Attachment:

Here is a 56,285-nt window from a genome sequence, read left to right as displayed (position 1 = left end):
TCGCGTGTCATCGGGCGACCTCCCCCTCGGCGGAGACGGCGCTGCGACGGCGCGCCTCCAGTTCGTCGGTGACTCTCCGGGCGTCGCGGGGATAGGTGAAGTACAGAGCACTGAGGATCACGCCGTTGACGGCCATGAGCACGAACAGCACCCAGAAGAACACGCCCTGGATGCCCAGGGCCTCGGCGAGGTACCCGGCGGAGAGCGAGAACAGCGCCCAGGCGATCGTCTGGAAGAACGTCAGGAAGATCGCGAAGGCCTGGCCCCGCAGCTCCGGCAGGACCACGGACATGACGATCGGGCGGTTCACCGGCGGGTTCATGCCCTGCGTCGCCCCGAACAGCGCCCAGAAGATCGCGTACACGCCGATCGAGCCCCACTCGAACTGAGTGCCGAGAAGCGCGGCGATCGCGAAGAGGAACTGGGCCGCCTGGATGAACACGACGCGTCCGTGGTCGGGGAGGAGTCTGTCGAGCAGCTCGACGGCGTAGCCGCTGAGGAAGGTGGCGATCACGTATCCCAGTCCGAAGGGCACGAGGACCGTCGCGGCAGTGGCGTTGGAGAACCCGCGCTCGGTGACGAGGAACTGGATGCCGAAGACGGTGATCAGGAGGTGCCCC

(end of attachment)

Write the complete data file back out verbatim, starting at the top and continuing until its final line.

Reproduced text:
Here is a 56,285-nt window from a genome sequence, read left to right as displayed (position 1 = left end):
TCGCGTGTCATCGGGCGACCTCCCCCTCGGCGGAGACGGCGCTGCGACGGCGCGCCTCCAGTTCGTCGGTGACTCTCCGGGCGTCGCGGGGATAGGTGAAGTACAGAGCACTGAGGATCACGCCGTTGACGGCCATGAGCACGAACAGCACCCAGAAGAACACGCCCTGGATGCCCAGGGCCTCGGCGAGGTACCCGGCGGAGAGCGAGAACAGCGCCCAGGCGATCGTCTGGAAGAACGTCAGGAAGATCGCGAAGGCCTGGCCCCGCAGCTCCGGCAGGACCACGGACATGACGATCGGGCGGTTCACCGGCGGGTTCATGCCCTGCGTCGCCCCGAACAGCGCCCAGAAGATCGCGTACACGCCGATCGAGCCCCACTCGAACTGAGTGCCGAGAAGCGCGGCGATCGCGAAGAGGAACTGGGCCGCCTGGATGAACACGACGCGTCCGTGGTCGGGGAGGAGTCTGTCGAGCAGCTCGACGGCGTAGCCGCTGAGGAAGGTGGCGATCACGTATCCCAGTCCGAAGGGCACGAGGACCGTCGCGGCAGTGGCGTTGGAGAACCCGCGCTCGGTGACGAGGAACTGGATGCCGAAGACGGTGATCAGGAGGTGCCCC